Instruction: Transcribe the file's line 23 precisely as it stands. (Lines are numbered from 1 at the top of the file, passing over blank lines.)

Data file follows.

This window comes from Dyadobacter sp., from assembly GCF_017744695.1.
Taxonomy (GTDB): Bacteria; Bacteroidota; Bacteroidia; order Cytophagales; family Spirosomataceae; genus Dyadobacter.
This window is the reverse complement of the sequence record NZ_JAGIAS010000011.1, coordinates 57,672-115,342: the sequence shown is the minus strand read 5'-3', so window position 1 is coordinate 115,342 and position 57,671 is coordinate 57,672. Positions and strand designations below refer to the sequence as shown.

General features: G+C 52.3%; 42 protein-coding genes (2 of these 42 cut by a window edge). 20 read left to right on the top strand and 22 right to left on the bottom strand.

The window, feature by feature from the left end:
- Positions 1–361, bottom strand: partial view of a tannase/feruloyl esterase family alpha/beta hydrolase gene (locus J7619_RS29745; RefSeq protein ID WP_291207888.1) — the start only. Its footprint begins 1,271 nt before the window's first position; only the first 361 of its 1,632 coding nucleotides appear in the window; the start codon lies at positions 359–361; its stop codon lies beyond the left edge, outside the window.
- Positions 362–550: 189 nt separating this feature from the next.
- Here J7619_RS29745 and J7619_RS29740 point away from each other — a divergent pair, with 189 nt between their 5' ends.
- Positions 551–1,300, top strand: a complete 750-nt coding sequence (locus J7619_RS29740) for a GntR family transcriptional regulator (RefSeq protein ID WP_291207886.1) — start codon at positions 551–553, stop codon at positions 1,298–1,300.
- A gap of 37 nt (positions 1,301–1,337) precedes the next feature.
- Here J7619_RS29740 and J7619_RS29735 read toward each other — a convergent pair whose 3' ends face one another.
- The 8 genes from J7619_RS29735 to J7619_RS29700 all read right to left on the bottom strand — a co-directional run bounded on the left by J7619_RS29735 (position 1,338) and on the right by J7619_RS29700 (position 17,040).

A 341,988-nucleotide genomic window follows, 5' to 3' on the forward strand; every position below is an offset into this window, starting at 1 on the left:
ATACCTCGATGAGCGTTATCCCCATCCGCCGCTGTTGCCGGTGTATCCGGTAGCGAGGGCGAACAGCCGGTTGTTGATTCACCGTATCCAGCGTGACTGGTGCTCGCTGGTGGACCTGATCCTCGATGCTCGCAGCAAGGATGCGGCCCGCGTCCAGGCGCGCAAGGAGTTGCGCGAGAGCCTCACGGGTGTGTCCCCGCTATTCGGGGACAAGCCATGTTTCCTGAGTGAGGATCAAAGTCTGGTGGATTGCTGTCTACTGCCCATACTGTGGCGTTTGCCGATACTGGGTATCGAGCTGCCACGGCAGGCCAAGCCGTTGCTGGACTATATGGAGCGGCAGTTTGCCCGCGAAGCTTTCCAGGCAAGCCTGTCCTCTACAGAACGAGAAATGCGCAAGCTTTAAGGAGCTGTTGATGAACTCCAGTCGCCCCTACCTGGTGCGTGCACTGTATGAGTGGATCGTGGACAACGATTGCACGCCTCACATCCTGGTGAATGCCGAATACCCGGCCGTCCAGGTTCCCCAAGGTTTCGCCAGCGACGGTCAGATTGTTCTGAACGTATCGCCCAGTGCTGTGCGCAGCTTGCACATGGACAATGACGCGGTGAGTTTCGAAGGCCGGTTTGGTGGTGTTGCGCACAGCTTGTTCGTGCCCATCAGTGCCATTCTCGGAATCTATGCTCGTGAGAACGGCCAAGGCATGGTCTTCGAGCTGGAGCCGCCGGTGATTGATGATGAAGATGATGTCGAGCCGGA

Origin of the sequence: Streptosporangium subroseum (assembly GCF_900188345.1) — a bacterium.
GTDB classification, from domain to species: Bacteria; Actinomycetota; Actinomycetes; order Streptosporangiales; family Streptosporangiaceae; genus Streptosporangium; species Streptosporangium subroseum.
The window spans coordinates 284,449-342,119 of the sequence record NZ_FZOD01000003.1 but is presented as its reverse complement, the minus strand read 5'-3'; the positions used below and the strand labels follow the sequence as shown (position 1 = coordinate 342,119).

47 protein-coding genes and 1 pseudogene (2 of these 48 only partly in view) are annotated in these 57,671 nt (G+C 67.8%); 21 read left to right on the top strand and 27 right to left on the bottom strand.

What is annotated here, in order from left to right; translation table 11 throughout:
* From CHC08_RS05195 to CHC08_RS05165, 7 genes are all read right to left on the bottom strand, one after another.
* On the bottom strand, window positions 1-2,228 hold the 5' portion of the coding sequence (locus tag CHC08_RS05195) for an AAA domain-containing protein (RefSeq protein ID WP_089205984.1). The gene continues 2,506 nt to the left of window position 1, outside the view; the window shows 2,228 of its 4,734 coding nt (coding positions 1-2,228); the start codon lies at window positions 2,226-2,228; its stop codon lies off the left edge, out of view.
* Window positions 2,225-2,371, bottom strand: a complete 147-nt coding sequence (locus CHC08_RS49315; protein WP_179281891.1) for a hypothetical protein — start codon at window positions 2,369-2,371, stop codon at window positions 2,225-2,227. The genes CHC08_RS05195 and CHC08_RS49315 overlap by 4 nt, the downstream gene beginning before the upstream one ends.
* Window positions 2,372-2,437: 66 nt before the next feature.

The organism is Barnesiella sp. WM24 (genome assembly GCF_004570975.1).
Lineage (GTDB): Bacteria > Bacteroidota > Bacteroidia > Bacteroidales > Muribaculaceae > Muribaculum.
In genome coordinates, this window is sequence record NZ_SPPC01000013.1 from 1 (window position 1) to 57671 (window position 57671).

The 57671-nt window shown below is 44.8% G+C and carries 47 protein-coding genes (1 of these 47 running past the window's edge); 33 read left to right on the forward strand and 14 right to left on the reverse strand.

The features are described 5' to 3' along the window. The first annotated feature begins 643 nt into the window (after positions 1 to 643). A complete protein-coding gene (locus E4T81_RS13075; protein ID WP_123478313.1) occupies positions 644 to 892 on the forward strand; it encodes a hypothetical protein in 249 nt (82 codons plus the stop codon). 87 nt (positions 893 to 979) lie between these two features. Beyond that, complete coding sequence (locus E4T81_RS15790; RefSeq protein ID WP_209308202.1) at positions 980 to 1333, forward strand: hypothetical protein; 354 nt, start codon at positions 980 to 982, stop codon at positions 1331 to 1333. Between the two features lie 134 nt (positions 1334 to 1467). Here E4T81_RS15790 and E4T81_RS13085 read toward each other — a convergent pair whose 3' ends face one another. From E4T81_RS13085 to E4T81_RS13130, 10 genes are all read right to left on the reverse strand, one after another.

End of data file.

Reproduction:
* Window positions 2,372-2,437: 66 nt before the next feature.